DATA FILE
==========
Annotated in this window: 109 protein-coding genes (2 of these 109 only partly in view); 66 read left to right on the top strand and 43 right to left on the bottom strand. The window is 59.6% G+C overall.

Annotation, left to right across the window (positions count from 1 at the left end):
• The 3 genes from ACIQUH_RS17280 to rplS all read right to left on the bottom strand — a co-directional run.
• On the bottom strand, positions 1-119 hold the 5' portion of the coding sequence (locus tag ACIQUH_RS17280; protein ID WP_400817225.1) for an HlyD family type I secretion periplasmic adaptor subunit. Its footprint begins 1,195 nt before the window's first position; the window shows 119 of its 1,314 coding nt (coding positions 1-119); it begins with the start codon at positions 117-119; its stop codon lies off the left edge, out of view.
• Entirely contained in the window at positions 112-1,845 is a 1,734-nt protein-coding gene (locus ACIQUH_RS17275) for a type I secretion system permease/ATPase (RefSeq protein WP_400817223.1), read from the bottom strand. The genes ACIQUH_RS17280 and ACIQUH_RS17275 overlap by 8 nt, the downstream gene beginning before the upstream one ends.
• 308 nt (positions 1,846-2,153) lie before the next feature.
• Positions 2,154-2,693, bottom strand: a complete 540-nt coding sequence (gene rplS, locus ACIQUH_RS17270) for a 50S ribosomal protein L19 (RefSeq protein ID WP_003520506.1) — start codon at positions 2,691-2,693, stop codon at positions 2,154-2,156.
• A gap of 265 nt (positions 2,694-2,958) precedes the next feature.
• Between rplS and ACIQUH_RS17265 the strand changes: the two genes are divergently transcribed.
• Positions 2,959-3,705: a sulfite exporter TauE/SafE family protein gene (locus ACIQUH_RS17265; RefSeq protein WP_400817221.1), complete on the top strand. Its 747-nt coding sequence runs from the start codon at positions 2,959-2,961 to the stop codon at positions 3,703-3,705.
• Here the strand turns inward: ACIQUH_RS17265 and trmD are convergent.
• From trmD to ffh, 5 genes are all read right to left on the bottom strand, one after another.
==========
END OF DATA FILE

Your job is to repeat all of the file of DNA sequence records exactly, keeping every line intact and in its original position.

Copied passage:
Annotated in this window: 109 protein-coding genes (2 of these 109 only partly in view); 66 read left to right on the top strand and 43 right to left on the bottom strand. The window is 59.6% G+C overall.

Annotation, left to right across the window (positions count from 1 at the left end):
• The 3 genes from ACIQUH_RS17280 to rplS all read right to left on the bottom strand — a co-directional run.
• On the bottom strand, positions 1-119 hold the 5' portion of the coding sequence (locus tag ACIQUH_RS17280; protein ID WP_400817225.1) for an HlyD family type I secretion periplasmic adaptor subunit. Its footprint begins 1,195 nt before the window's first position; the window shows 119 of its 1,314 coding nt (coding positions 1-119); it begins with the start codon at positions 117-119; its stop codon lies off the left edge, out of view.
• Entirely contained in the window at positions 112-1,845 is a 1,734-nt protein-coding gene (locus ACIQUH_RS17275) for a type I secretion system permease/ATPase (RefSeq protein WP_400817223.1), read from the bottom strand. The genes ACIQUH_RS17280 and ACIQUH_RS17275 overlap by 8 nt, the downstream gene beginning before the upstream one ends.
• 308 nt (positions 1,846-2,153) lie before the next feature.
• Positions 2,154-2,693, bottom strand: a complete 540-nt coding sequence (gene rplS, locus ACIQUH_RS17270) for a 50S ribosomal protein L19 (RefSeq protein ID WP_003520506.1) — start codon at positions 2,691-2,693, stop codon at positions 2,154-2,156.
• A gap of 265 nt (positions 2,694-2,958) precedes the next feature.
• Between rplS and ACIQUH_RS17265 the strand changes: the two genes are divergently transcribed.
• Positions 2,959-3,705: a sulfite exporter TauE/SafE family protein gene (locus ACIQUH_RS17265; RefSeq protein WP_400817221.1), complete on the top strand. Its 747-nt coding sequence runs from the start codon at positions 2,959-2,961 to the stop codon at positions 3,703-3,705.
• Here the strand turns inward: ACIQUH_RS17265 and trmD are convergent.
• From trmD to ffh, 5 genes are all read right to left on the bottom strand, one after another.